Laser hair removal burns on face

I just posted a horrific story from a reader:

She is obviously very traumatized, but we are doing what we can to find her medical and legal assistance to deal with the damage.

Stories like these are why it is critical to choose a qualified practitioner.

Of course my sympathies are with her getting better. I can imagine how she must feel, and hopefully it won’t all scar. But I just wonder what kind of laser did that and what did the practitioner have the settings on. It must have been painful during treatment. Burns like that are serious, i wonder if she was under anesthetic and didn’t feel it until too late.


ouch that’s scary. I hope things like this persuage people to do more research before jumping into laser hair removal.

That picture is horrific. I have had minute burn marks from hair that is long and burns against the skin…gone in 3 days max. I cannot believe how bad those burns are. Yes, research, and reputations of laser places are worth the time you invest.

This makes me wonder how many other pictures of clients who have been burned, are out there. I echo Mantaray’s questions on this one, plus one more: all that surface area damage for just a few little hairs? Hopefully the other side of her face wasn’t affected. Yeah, do keep us posted. So, so sorry for your suffering. You have the right person (Andrea) on your side to help you through this.

I can see tightening of the noose here as to who can and cannot wield a laser in the future.

I don’t quite understand how this can happen. I mean wouldn’t the teach be able to see the burning occuring? The burns seem to be fairly deep. Or does it only show up after the treatment?

To me I don’t understand how something like this can happen. I hope this person gets their justice.

This is what people like myself have been saying all along, there are to many variables, and one doesn’t know how the treatment will turn out until it is done. The tech honestly would not have known this was going to happen. There would have been no clues until the proceedure was over.
When an electrologist has the wrong setting, any moderately competent practitioner realizes this after a hair or three, and the skin need only heal up those few overtreated follicles. In Light Amplification by Stimulated Emission of Radiation the tech must do his or her best to guess what is correct treatment for that person, and treating that person’s skin, only to hope for the best.

This is why so many electrologists like Fino Gior, Mike Bono, Harvey Grove, and I ditched the idea of intergrating LASER into our practices. Some people on that short list even lost money on having tried LASER, above and beyond even the training (equipment and customer refunds for example).

You have to ask her if she was under medication for acne(roaccutan), or recently had any treatment with retinol or chemical peel. Anyway the burns are quite big and the practitioner should have noticed it since the first hit and stop.

I mean clearly it would have had too been noticable pretty much straight away, I mean they are deep. Her skin could not have looked normal after a few zaps.

I don’t quite understand how this can happen. I mean wouldn’t the teach be able to see the burning occuring? The burns seem to be fairly deep. Or does it only show up after the treatment?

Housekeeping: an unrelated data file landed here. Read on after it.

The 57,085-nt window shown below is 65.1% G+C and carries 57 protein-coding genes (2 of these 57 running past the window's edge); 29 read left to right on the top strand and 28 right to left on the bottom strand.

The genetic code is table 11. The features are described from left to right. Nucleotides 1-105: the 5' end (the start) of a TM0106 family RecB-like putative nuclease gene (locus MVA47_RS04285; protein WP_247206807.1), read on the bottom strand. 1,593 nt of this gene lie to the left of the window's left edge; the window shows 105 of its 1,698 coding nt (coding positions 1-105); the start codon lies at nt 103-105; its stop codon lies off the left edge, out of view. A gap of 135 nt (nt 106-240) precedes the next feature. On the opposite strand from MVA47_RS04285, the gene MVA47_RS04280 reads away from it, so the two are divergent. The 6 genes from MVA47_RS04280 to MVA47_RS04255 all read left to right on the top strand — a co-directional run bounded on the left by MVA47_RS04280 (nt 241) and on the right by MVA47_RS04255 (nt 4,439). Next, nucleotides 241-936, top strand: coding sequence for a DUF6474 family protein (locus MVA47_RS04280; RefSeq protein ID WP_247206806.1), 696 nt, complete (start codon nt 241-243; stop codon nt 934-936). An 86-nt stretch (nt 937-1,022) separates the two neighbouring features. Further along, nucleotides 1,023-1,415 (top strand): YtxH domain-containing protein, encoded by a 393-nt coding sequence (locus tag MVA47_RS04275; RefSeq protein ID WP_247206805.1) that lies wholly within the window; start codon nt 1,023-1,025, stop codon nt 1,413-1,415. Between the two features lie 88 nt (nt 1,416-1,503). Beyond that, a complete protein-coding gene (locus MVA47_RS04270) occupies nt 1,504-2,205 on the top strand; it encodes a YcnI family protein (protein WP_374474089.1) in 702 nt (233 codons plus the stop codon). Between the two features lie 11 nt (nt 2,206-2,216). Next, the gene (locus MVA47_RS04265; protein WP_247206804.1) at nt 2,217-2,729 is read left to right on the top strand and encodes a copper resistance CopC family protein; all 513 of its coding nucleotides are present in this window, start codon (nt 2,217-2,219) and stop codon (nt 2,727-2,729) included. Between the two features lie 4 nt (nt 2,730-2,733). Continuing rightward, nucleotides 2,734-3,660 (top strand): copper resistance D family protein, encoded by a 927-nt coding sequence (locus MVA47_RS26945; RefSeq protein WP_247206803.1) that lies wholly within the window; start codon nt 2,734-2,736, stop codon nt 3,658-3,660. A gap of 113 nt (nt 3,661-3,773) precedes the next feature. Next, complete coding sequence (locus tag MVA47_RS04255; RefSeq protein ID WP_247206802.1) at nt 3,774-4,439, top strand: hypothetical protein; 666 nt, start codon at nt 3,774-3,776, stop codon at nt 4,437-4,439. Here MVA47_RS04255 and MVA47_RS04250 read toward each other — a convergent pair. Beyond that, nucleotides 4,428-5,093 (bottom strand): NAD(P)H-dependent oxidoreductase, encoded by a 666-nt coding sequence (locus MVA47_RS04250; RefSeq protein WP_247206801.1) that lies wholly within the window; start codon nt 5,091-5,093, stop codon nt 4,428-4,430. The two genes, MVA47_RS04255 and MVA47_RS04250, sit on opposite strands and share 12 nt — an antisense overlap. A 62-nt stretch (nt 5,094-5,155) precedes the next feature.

To me I don’t understand how something like this can happen. I hope this person gets their justice.

When it burns that bad, you should be able to tell something is wrong within a few minutes. This is one reason not to use numbing cream. When in doubt, get a test spot first. I would like to know what laser did this. It is probably an alexandrite or maybe even a ruby laser.


I don’t mean to sound suspicious, but I still can’t understand how all this surface damage happens to someone that only wanted a few hairs lased?


I agree…going over that entire area would mean there was hair all over that area??

She appears to have light skin and light hair, so my guess is that the setting were turned up and her skin couldn’t take it. People feel pain differently, so she may have just thought it was supposed to hurt.

I’ll get more details as they become available. She was pretty upset in her earlier emails, and she says she is very embarrassed and depressed.

I think my last post on this didn’t show up or became lost. This is serious burning. This was way up in the high range, or she may have had freckles or moles that absorbed too much energy. As someone who went through medical school, I can tell you, this level of pain is felt immediately. It would be nice to hear from her, her experience would be a valuable lesson to those seeking LHR. This is a rarity and even my laser technician wants to know about this, the conditions it happened under, and were anesthetics were used.

LHR is a new rapid method that is used by 1.5 million people. It’s rapidly growing and I know it works first hand. It will render older, slower methods of hair removal obsolete. But like a car or a power tool, in incompetent hands, it’s dangerous like anything else. Research, research, research.



Since she had this proceedure in September (no date), I’m wondering if she would be willing to submit another picture for hairtell???

I have encouraged her to get a lawyer, so as soon as she does and she has the OK, I will get additional information. I don’t want anything out there that might jeopardize her case.

I wonder how practitioners like this actually pass all their requirements.

There should be legal requirements for way better tranining for practitioners than a couple of weekend afternoons at the laser school in the mall. For godsakes, they’re handling expensive and clearly potentially harmful medical equipment.

Andrea, can you at least tell us if she used any anesthetic? If she did, I don’t think I’ll be using anymore for my treatments